Coldstream Guards In Belize

Coldstream Guards Learn How To Stay Alive In The Jungle

Around 400 soldiers from 1st Battalion the Coldstream Guards (1CG) have swapped their ceremonial duties to test their jungle warfare skills...

Coldstream Guards In Belize
Around 400 soldiers from 1st Battalion the Coldstream Guards (1CG) have swapped their ceremonial duties to test their jungle warfare skills in Belize.
1CG have been working and training together on Exercise Mayan Warrior, named after the ancient Mayan people and culture that previously inhabited the region.
The Guards have been deployed deep in the heart of Belize’s rainforest, learning how to fight in the jungle, and perhaps more importantly, how to navigate and survive amidst the dangers that lay beneath the canopies.
They're also learning how to make booby traps, attack or ambush enemy camps and conduct river crossings and operations - with the final phase of training involving live firing.
Simple but lethal booby traps, including the 'Punji Pit' (bottom)
The booby traps the soldiers learn to make, and avoid, are the same types that faced the British in the Malayan Conflict & Brunei Revolt and the Americans during the Vietnam War.
Knowing how to spot and avoid them is a life saving skill in this harsh terrain, and an important part of jungle warfare.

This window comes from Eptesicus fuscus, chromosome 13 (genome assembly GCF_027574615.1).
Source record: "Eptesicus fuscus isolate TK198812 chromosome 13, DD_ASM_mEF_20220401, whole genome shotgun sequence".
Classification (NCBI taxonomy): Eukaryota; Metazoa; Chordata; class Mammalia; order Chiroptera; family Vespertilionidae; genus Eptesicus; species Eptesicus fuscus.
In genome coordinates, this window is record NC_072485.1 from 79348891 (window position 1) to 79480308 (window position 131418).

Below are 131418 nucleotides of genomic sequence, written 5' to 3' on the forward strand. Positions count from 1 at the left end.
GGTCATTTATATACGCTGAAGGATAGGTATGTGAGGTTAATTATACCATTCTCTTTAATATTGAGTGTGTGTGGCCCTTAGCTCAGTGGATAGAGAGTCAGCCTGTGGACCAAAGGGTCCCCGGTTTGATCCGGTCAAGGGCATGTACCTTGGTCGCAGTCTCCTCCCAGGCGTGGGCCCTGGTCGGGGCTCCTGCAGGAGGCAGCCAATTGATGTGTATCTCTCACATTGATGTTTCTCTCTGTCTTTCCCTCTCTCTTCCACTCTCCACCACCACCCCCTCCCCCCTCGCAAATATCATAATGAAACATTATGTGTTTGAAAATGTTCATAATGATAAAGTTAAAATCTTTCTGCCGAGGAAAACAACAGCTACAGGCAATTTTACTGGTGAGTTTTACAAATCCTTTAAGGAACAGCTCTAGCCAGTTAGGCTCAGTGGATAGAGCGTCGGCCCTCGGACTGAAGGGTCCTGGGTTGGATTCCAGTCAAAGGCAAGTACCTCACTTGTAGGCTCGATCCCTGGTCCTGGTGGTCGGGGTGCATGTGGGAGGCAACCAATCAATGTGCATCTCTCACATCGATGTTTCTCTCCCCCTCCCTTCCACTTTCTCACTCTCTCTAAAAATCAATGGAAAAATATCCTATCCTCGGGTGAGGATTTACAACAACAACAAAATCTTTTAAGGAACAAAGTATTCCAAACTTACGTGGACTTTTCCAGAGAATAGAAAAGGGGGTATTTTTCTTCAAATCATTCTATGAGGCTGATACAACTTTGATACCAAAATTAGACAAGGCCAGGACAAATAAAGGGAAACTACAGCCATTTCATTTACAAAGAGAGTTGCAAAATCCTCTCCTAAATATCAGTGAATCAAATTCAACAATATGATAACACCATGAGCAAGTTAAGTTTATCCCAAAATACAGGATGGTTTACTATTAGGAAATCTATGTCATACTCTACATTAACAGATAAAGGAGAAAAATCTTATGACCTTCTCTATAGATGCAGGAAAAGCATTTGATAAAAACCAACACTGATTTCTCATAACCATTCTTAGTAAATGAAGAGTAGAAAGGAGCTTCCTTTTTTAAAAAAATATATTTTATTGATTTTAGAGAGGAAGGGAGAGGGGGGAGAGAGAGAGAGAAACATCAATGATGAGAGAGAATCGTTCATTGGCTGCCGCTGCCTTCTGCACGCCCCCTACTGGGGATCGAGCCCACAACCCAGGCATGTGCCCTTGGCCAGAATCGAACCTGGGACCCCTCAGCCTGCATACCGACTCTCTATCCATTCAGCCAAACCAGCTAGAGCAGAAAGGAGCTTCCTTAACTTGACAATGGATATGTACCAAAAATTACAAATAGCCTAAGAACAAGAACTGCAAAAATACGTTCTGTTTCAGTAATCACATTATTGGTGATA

Meanwhile, the difficulties of simply looking after yourself - what the military call taking care of ‘your personal admin’ - are also an immense struggle, with Belize known as a ‘dirty jungle’. 
Soldiers there must do without the pleasures of soap or general toiletries; they are expected to not only visually blend in with the jungle with camouflage, but also with its smells as any ‘clean’ odour can carry for thousands of metres, giving your position away.
Shaving is out of the question, as any cut or graze runs the risk of becoming infected.
The soldiers have to become at one with their environment - and all this whilst contending with the insects and creepy crawlies of the jungle - mosquito’s, spiders (including tarantulas), scorpions and snakes. Lance Corporal Kris Boyer said: 
“It’s tough, everything wants a bit of you – even the grass.”
Navigating through the jungle is slow, exhausting and riddled with difficulties. The dense canopy makes the use of sat-nav systems impossible and can also interfere with radio transmission.
In amongst the thick undergrowth everything around you looks the same; there are no topographical features to use for reference.
The ground underfoot is steep, muddy and at times uneven causing many to stumble and fall. Guardsman Richard Lawson, 2 Coy, said: 
“The training has been emotional, the heat and the environment is so much harder to deal with than any other I have experienced. I am really looking forward to getting some proper kip and freshening up.”
It's the first time 1CG have exercised in Belize and conducted jungle warfare training. They've been working closely alongside the Belizean Defence Force (BDF) to reinforce UK commitment and maintain enduring relationships. 
Photography courtesy of the Coldstream Guards.